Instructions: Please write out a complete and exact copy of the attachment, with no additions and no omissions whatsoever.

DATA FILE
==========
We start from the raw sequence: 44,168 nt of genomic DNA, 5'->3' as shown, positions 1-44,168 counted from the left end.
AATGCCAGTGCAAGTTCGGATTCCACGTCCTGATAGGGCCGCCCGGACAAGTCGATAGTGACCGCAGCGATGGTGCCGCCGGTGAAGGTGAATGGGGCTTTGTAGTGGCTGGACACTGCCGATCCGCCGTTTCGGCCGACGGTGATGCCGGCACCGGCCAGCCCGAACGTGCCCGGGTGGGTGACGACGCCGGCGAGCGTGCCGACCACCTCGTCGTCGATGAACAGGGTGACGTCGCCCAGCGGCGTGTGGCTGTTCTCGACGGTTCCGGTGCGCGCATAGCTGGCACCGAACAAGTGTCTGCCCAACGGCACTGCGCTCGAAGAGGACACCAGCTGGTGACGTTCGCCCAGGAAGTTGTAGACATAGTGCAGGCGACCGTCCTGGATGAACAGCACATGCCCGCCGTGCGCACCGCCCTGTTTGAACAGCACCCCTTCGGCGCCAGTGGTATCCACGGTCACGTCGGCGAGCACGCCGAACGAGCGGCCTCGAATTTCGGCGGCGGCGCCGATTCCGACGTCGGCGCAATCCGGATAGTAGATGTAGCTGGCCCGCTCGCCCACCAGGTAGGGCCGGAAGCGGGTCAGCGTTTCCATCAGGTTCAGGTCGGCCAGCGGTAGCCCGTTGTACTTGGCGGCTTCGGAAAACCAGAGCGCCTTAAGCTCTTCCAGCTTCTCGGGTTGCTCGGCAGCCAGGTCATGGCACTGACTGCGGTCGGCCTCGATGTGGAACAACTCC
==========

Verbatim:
We start from the raw sequence: 44,168 nt of genomic DNA, 5'->3' as shown, positions 1-44,168 counted from the left end.
AATGCCAGTGCAAGTTCGGATTCCACGTCCTGATAGGGCCGCCCGGACAAGTCGATAGTGACCGCAGCGATGGTGCCGCCGGTGAAGGTGAATGGGGCTTTGTAGTGGCTGGACACTGCCGATCCGCCGTTTCGGCCGACGGTGATGCCGGCACCGGCCAGCCCGAACGTGCCCGGGTGGGTGACGACGCCGGCGAGCGTGCCGACCACCTCGTCGTCGATGAACAGGGTGACGTCGCCCAGCGGCGTGTGGCTGTTCTCGACGGTTCCGGTGCGCGCATAGCTGGCACCGAACAAGTGTCTGCCCAACGGCACTGCGCTCGAAGAGGACACCAGCTGGTGACGTTCGCCCAGGAAGTTGTAGACATAGTGCAGGCGACCGTCCTGGATGAACAGCACATGCCCGCCGTGCGCACCGCCCTGTTTGAACAGCACCCCTTCGGCGCCAGTGGTATCCACGGTCACGTCGGCGAGCACGCCGAACGAGCGGCCTCGAATTTCGGCGGCGGCGCCGATTCCGACGTCGGCGCAATCCGGATAGTAGATGTAGCTGGCCCGCTCGCCCACCAGGTAGGGCCGGAAGCGGGTCAGCGTTTCCATCAGGTTCAGGTCGGCCAGCGGTAGCCCGTTGTACTTGGCGGCTTCGGAAAACCAGAGCGCCTTAAGCTCTTCCAGCTTCTCGGGTTGCTCGGCAGCCAGGTCATGGCACTGACTGCGGTCGGCCTCGATGTGGAACAACTCC